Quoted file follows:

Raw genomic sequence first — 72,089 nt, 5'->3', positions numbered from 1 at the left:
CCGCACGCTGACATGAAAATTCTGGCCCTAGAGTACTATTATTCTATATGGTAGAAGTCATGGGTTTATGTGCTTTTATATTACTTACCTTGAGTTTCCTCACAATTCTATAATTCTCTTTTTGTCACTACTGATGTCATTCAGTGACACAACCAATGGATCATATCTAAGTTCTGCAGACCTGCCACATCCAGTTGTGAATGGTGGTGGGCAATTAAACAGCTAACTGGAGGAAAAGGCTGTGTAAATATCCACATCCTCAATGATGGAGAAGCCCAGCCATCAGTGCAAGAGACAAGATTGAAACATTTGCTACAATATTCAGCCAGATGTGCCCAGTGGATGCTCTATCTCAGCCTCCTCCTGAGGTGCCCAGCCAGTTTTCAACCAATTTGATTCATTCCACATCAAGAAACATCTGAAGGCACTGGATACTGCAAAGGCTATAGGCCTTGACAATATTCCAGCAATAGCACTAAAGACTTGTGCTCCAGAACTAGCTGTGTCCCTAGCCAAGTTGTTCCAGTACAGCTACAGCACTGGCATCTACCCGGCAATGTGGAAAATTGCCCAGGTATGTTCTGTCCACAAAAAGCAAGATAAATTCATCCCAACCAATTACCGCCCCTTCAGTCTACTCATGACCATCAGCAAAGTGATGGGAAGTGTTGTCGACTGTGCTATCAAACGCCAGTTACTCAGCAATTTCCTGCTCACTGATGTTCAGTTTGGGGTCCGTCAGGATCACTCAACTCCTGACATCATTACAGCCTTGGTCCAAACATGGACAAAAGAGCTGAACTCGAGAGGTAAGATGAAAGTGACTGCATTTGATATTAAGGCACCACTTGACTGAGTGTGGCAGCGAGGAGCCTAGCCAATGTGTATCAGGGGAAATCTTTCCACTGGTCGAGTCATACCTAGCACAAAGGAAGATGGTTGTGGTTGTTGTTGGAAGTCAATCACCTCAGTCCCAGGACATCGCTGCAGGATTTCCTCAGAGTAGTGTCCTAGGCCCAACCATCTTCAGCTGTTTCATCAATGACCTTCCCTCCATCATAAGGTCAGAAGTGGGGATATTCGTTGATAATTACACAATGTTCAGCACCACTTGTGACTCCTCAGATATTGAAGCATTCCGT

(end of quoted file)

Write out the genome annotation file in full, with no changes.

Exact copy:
Raw genomic sequence first — 72,089 nt, 5'->3', positions numbered from 1 at the left:
CCGCACGCTGACATGAAAATTCTGGCCCTAGAGTACTATTATTCTATATGGTAGAAGTCATGGGTTTATGTGCTTTTATATTACTTACCTTGAGTTTCCTCACAATTCTATAATTCTCTTTTTGTCACTACTGATGTCATTCAGTGACACAACCAATGGATCATATCTAAGTTCTGCAGACCTGCCACATCCAGTTGTGAATGGTGGTGGGCAATTAAACAGCTAACTGGAGGAAAAGGCTGTGTAAATATCCACATCCTCAATGATGGAGAAGCCCAGCCATCAGTGCAAGAGACAAGATTGAAACATTTGCTACAATATTCAGCCAGATGTGCCCAGTGGATGCTCTATCTCAGCCTCCTCCTGAGGTGCCCAGCCAGTTTTCAACCAATTTGATTCATTCCACATCAAGAAACATCTGAAGGCACTGGATACTGCAAAGGCTATAGGCCTTGACAATATTCCAGCAATAGCACTAAAGACTTGTGCTCCAGAACTAGCTGTGTCCCTAGCCAAGTTGTTCCAGTACAGCTACAGCACTGGCATCTACCCGGCAATGTGGAAAATTGCCCAGGTATGTTCTGTCCACAAAAAGCAAGATAAATTCATCCCAACCAATTACCGCCCCTTCAGTCTACTCATGACCATCAGCAAAGTGATGGGAAGTGTTGTCGACTGTGCTATCAAACGCCAGTTACTCAGCAATTTCCTGCTCACTGATGTTCAGTTTGGGGTCCGTCAGGATCACTCAACTCCTGACATCATTACAGCCTTGGTCCAAACATGGACAAAAGAGCTGAACTCGAGAGGTAAGATGAAAGTGACTGCATTTGATATTAAGGCACCACTTGACTGAGTGTGGCAGCGAGGAGCCTAGCCAATGTGTATCAGGGGAAATCTTTCCACTGGTCGAGTCATACCTAGCACAAAGGAAGATGGTTGTGGTTGTTGTTGGAAGTCAATCACCTCAGTCCCAGGACATCGCTGCAGGATTTCCTCAGAGTAGTGTCCTAGGCCCAACCATCTTCAGCTGTTTCATCAATGACCTTCCCTCCATCATAAGGTCAGAAGTGGGGATATTCGTTGATAATTACACAATGTTCAGCACCACTTGTGACTCCTCAGATATTGAAGCATTCCGT